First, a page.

The VLR on Declining Fishing Stock presents arguments from both sides of the depleting fish populations across the world. The video clip also explains how unsustainable fishing resulting from poor management of fisheries and inefficient fishing practices is eating away on the existing fisheries as well as putting to extinction entire marine habitats. On top of this, many unwanted fish and other marine animals get caught in the nets and get killed.
The primary reason for the present situation is commercial greed. Fishermen at all levels depend solely on the profit they earn out of their catch. The equipment required for fishing including the boats and nets are expensive to maintain. So, the last thing in their mind is the conservation of the marine environment. Also, the nature of marine life is such that it is difficult to estimate the existing population levels at various marine habitats. This means that the problem of over-fishing comes to light when it’s too late to reverse the trend (Alive, 2007).
At this juncture, a systematic, scientific and feasible plan is required to manage marine resources and ensure sustainability. Many experts within the fishing industry are working towards healthy, sustainable marine ecosystems, so that the future for its inhabitants is made secure. What is called for is a legitimate, proactive plan of action, with long term objectives in order that fisheries across the globe will be healthy and ecologically-balanced. Such a state of affairs will make sure that fishing does not have a negatively effect on marine ecosystems. (Neori, et. al., 2007)
To start with, fisheries management requires taking careful account of the more vulnerable marine ecosystems whose conditions may have a huge impact on fish stocks and their productivity. On identifying these, no-take zones or no-travel zones could be imposed on commercial fishing expeditions to prevent disruption of “fish spawning, breeding, and annual marine migrations”. Protection of these sensitive habitats at crucial junctures in time helps depleted fish populations to replenish and makes sure that the process of long-term sustainability and productivity of a fishery is underway (Alive, 2007).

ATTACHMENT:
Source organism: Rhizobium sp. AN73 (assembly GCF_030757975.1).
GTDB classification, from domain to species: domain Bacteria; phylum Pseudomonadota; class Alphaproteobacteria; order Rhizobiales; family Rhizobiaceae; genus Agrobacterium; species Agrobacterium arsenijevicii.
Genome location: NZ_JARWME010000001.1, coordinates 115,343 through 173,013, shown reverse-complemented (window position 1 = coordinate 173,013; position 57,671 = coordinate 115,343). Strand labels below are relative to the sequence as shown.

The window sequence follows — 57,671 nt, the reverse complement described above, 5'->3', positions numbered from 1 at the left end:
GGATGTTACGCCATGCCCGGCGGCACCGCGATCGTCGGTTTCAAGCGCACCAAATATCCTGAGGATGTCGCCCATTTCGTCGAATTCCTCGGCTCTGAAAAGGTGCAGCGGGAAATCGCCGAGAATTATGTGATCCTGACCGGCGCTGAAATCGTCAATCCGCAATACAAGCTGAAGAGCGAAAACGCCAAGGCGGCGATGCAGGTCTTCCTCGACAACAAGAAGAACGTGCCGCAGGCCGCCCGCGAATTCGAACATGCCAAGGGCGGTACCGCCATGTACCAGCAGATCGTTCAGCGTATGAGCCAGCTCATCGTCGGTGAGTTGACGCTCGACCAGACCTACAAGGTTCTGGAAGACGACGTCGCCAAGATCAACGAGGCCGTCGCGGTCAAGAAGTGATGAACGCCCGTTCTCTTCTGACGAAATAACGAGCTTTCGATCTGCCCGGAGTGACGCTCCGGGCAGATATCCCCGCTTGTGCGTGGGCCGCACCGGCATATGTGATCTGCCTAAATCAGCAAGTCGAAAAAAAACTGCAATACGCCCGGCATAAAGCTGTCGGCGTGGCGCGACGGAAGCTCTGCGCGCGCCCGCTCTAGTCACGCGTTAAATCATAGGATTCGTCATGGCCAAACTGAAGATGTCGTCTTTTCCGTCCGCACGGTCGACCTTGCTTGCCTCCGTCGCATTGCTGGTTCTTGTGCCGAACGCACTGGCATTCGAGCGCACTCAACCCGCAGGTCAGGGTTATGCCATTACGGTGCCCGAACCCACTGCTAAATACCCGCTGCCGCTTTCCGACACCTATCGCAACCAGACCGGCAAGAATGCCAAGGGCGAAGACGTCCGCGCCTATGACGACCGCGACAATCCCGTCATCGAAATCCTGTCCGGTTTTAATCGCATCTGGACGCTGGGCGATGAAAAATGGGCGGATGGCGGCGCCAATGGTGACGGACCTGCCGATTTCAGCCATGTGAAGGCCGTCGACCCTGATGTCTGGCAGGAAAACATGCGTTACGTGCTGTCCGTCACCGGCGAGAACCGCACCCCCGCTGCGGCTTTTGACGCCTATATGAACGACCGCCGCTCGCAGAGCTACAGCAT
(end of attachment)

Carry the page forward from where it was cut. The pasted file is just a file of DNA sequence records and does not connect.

Other measures are also required as part of the sustainability management plan. For example, in order for a marine ecosystem to maintain its health, instances fish catching expeditions will have to be curtailed to allow the target species (the ones identified to be on the verge of extinction but whose role in the marine ecosystem is crucial) “to continue to play its natural role in functioning ecosystems”. Further more, fishing equipment that minimizes or reduces the incidental take of non-target species (by catch) need to alter their usual method of fish-catching to circumvent this problem.
While the above key elements of a plan to achieve sustainable fishing sounds very practical and effective, it poses a few challenges as well. For example, an important aspect of sustainability management plans is their recognition of “economic, social, and cultural interest of all stakeholders in a fishery” and its implications on the management plan. By taking into account the viewpoints of the people involved in fishing operations, the chances of successful implementation of objectives toward sustainability are made realistic. (Neori, et. al., 2007)
The problems that fall under the purview of sustainability plans are not just confined to fish stocks in demand (target fish). Other negative consequences of over-fishing are the depletion of cohabitant species numbers (by catch) and marine habitat pollution. These damaging impacts of fishing have a serious impact on the oceans.
A successful implementation also involves projects aimed at the retail and market end of the seafood industry. In partnership with other NGOs, the government agencies and advocacy groups can combine in a strategic partnership that communicates effectively with the citizenry “to raise the profile of sustainable seafood products with consumers and markets, and provide guidance on their procurement” (Alive, 2007).